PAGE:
It's hard to keep up with the wealth of creative beauty trends each time London Fashion Week comes around. Though they're all incredibly Instagram-worthy, lots of them can seem a little too adventurous for everyday wear. Take gold leaf bronzer, for example. Totally mesmerising but likely not a look you'd consider while hanging out with friends.
So far this season, it's all about skin. Specifically, keeping it relatively bare but seriously amping up the dewiness. It seems we've graduated from the school of 'glass skin', though (much too glinty and expensive to achieve thanks to all the layering). Instead, makeup artists at London Fashion Week Spring/Summer 2023 are championing another glowing skin trend, and it's probably the easiest to achieve yet.
Enter: 'laminated skin'.
Courtesy of Terry Barber, MAC's director of makeup artistry and lead makeup artist at this year's Fashion East show, laminated skin is the "next level of glow" and it emulates...sweat.
"The skin for the season is sweaty, which is no longer a negative," Terry told Refinery29. "All the designers I'm working with are talking about sweaty skin, like you've just come out of the ocean on holiday, or been on a dance floor — or you've just had sex." Terry says it's not just about highlighted cheekbones or powdery, sparkly finishes, which can be typical of highlighters. Instead it's about using creamy products to create what he calls a "hyper-moisturised" and "laminated" base.
Terry and his troupe of professionals, including pro team artist Mus Emin, enlisted MAC Studio Radiance Face and Body Radiant Sheer Foundation, £30. "I actually used quite a lot of it," Terry told R29, "as Face and Body is good when you put a lot on. It absorbs and makes the skin look laminated." The second step is a generous veil of MAC Fix+ Magic Radiance, £26, which is a dew-boosting setting mist. "This baby is the key to the whole show," said Terry. "When we did the makeup we doused the models' faces in Magic Radiance and let it sink in." Terry says this is particularly beautiful over foundation as it lends a "shrink wrap shine" and achieves that glossy, laminated look. Makeup artists spritzed the mist everywhere. "I'm not afraid of shine in the middle of the forehead or on the nose," said Terry. "This is a really beautiful laminated, hyper-moisturised glow all over."
Blush was shelved in favour of a slick of cream contour, or in this case eyeshadow: MAC Pro Longwear Paint Pots, £18.50, depending on the model's skin colour. Terry extolled the virtues of Groundwork and It's Fabstract in particular, as they are natural skin shades and can be dialled up or down depending on your skin tone.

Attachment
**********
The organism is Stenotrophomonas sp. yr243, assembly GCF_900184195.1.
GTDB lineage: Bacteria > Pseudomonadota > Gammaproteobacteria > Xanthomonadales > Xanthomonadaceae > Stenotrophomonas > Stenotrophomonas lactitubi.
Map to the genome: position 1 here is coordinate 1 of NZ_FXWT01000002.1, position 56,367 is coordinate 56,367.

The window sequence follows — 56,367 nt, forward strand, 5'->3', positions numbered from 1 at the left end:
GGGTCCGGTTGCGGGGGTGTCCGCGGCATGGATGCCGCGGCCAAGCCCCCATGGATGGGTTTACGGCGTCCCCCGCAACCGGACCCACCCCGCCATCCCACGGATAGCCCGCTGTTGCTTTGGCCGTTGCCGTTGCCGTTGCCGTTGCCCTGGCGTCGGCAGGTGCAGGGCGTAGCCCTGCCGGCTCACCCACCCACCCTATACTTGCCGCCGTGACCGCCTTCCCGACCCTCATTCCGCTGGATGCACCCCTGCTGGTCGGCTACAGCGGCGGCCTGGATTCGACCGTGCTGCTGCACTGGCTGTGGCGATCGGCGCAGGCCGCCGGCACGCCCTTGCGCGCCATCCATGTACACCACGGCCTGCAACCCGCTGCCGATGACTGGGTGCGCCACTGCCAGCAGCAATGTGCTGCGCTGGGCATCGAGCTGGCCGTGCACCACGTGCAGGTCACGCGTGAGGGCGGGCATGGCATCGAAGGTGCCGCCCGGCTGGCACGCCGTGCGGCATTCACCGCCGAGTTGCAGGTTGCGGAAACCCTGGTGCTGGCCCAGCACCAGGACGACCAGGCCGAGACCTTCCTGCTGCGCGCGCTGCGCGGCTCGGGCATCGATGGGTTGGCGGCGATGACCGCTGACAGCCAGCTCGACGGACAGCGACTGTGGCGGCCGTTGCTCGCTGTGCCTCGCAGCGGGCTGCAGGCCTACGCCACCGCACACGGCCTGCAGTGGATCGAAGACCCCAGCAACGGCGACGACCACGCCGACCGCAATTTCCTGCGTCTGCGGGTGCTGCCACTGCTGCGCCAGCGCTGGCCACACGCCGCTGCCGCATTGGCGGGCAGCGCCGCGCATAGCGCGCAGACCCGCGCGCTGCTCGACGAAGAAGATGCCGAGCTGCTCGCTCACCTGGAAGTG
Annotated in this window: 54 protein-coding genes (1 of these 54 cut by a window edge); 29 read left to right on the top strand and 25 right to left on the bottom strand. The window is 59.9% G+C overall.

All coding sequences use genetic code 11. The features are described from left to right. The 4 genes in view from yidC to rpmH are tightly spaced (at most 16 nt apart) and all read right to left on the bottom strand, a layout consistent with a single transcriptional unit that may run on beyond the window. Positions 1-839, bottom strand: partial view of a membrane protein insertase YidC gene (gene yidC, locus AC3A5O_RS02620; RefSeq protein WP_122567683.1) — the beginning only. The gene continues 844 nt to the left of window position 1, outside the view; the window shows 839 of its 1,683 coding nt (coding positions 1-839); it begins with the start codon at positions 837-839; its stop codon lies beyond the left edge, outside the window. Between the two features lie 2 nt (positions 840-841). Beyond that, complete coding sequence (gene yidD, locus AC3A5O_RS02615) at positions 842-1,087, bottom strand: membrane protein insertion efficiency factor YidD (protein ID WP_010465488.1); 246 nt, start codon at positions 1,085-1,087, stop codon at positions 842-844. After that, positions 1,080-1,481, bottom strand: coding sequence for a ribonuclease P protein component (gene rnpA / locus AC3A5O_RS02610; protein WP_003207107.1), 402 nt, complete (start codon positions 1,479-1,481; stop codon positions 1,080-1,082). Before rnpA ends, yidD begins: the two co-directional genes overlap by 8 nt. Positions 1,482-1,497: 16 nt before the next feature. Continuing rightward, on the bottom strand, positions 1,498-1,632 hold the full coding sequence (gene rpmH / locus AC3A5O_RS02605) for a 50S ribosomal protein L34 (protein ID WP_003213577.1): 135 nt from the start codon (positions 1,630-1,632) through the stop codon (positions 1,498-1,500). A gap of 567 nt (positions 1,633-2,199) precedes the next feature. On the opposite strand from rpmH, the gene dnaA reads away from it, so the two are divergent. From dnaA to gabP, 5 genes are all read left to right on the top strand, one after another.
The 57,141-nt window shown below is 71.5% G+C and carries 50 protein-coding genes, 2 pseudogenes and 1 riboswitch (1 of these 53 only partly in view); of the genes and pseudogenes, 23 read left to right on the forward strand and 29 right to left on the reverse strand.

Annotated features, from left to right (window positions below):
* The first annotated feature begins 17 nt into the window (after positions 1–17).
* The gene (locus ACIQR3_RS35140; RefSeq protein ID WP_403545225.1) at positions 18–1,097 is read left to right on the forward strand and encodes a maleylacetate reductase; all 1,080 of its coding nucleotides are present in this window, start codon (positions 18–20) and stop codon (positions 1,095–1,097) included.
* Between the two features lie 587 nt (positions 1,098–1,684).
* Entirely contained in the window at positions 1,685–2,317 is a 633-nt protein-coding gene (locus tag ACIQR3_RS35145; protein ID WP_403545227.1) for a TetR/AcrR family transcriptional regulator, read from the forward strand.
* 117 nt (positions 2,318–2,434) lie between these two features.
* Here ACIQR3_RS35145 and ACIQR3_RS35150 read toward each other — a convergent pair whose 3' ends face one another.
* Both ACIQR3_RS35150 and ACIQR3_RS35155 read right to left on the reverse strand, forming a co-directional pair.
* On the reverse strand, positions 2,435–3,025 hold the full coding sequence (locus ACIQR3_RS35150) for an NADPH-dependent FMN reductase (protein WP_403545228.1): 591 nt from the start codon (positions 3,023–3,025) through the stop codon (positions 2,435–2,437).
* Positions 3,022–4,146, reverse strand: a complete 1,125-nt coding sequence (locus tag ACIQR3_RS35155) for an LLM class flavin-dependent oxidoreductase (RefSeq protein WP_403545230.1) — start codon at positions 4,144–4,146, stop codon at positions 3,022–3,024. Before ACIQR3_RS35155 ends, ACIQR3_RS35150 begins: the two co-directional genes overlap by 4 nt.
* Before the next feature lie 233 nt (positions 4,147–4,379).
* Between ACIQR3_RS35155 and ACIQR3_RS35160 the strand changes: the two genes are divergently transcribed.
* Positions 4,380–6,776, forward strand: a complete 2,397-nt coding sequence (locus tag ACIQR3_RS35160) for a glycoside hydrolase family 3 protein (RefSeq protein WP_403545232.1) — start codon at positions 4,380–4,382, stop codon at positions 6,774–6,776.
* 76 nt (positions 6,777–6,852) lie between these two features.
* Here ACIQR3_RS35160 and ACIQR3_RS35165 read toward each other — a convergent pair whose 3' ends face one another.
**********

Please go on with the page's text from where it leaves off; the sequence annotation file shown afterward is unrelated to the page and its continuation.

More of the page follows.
"I did a little bit of invisible contouring to create carved cheekbones," said Terry, "a Grace Jones-y, ski slope cheekbone." A touch of the same shade on a dense eyeshadow brush created what Terry called a "little stain" around the eye, to give shape to the face. "It's a natural Fashion East show this time, but this makeup is more of a mood rather than a big statement," said Terry.
If you have acne-prone skin or uneven skin texture, don't worry. Glossy, laminated skin is for everyone — it's just about tailoring your products. Avoid an oily base and opt for a lightweight gel moisturiser beforehand, like Face Theory Supergel Oil-free Moisturiser M3 for Oily and Acne-Prone Skin, £14.99, The Inkey List Omega Water Cream Moisturizer, £9.99, or Ole Henriksen Cold Plunge Pore Remedy Moisturizer, £40 (we spotted the latter two backstage at Paul Costelloe earlier in the day).
"When it comes to uneven skin or acneic skin, I would avoid frosted powders entirely," advised Terry. "You're great with something like the Fix+ spray because it has essential oils in it so when the moisture sinks in, it leaves a fine layer, which gives you a smooth surface glow." In comparison, a product with shimmer particles can collect around skin texture. "This makeup look just creates a sheen," said Terry.
Laminated skin is good news for those with oily complexions, too, as there's no need to use powder or reapply your products during the day. Your natural facial oils only enhance the glossy, laminated effect. "We're in a moment where you let makeup sink in rather than top it up," said Terry. "No one wants too much density. This is what naturally happens to the skin," he continued. It's a look that evokes images of models walking through a rainforest, getting out of a sauna or having just been to the spa.
We're sure Terry won't be the last makeup artist to shine a spotlight on glossy faces. Any trend which involves just a handful of products, requires little to no topping up and champions oily skin in the process certainly gets our vote.
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